With the help of MIT students, WWHI and the Data + Feminism Lab officially launched the MMIW/P Resource Map in August of 2023. Grassroots organizations are leading the initiatives to support survivors and oppose violence, but they have lacked a centralized space to organize, collect data, document survivor stories, and create tribal solutions. This innovative and ever-expanding map facilitates the immediate identification of agencies, nonprofits, grassroots initiatives, and other supportive organizations dedicated to aiding MMIW/P families and survivors of violence. The map is available to families and survivors across Turtle Island, otherwise known as North and Central America.

(The MMIW/P Resource Map)
(Welch’s and D’Ignazio’s teams together during an on-site visit in Menominee, Wisconsin)

Welch and D’Ignazio’s work doesn't end here. Following the launch of the MMIW/P Resource Map, the two started working on the next phase of support, which will provide survivors and their families with the means to attain and share case documentation for the acts of violence against them. With only 22% of Native Americans living on tribal lands, many often travel between tribal and state lands. This presents several critical issues involving jurisdictional complications, reporting policies, and coordination between federal, state, and tribal agencies when harmful acts occur. Due to this fragmentation, survivors and families of MMIW/P are often left having to repeatedly recount their painful experiences to authorities in hopes of a response, and as a result, without proper room to heal. The tool aims to remove this burden and, over time, display patterns of failed response and encourage policy change. Welch and D'Ignazio intend to launch the tool and share it with other grassroots organizations soon.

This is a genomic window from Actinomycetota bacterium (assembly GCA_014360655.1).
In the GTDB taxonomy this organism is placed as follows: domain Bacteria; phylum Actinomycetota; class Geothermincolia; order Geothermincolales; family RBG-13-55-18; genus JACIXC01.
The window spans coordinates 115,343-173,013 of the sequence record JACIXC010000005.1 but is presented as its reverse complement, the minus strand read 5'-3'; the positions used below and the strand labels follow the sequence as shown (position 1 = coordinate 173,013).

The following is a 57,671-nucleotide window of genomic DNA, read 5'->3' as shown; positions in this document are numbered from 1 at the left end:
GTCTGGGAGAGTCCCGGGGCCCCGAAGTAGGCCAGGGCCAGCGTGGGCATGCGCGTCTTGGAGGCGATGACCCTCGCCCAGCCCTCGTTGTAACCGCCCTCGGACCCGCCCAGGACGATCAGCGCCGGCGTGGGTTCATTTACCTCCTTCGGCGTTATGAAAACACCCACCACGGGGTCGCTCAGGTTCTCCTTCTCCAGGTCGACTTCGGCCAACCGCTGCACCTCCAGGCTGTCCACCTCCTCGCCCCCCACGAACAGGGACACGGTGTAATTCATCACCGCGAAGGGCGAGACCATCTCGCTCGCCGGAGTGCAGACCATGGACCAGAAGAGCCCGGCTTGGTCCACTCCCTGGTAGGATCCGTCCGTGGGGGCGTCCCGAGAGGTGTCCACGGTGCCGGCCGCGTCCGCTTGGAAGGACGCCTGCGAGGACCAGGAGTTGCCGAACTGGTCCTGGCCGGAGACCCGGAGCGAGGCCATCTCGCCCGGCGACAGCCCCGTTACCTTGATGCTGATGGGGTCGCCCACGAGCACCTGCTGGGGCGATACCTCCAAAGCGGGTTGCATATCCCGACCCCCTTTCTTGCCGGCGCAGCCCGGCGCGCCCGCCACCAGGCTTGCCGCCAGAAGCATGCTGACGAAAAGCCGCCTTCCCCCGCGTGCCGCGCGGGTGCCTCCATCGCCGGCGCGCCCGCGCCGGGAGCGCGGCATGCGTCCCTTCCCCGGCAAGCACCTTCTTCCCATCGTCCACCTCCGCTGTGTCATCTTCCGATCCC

You can explore the MMIW/P Resource Map and other resources mentioned on the Waking Women Healing Institute's website. The MMIW/P Resource Map is an ongoing collaborative effort to collect and share Indigenous-led and community-based organizations. If you have suggestions for groups that should be on the map, Kristin and Catherine welcome you to reach out at and 

This collaboration was made possible with the creative and technical contributions of many MIT students, including Patricia Garcia Iruegas, Hannah Shumway, Melissa Qingqing Teng, Claudia Tomateo, Julia Camacho, Dení López, Kevin Lujan Lee, Betzabe Valdés, Gus Raymond, Sophia Green, Kathleen Julca, Adi Kuperschmidt, Jonathan Chinen, Yiwen Huang, Sophia Xiao, and Lulu Russell. The MIT team is also grateful to the Indigenous Environmental Planning Course taught by Gabriella Carolini and Larry Susskind for their initial incubation of student work with WWHI.  

If you are interested in supporting Indigenous innovators or sharing solutions for Indigenous communities, get involved.

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2021 Indigenous Communities Fellowship

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Solve at MIT 2021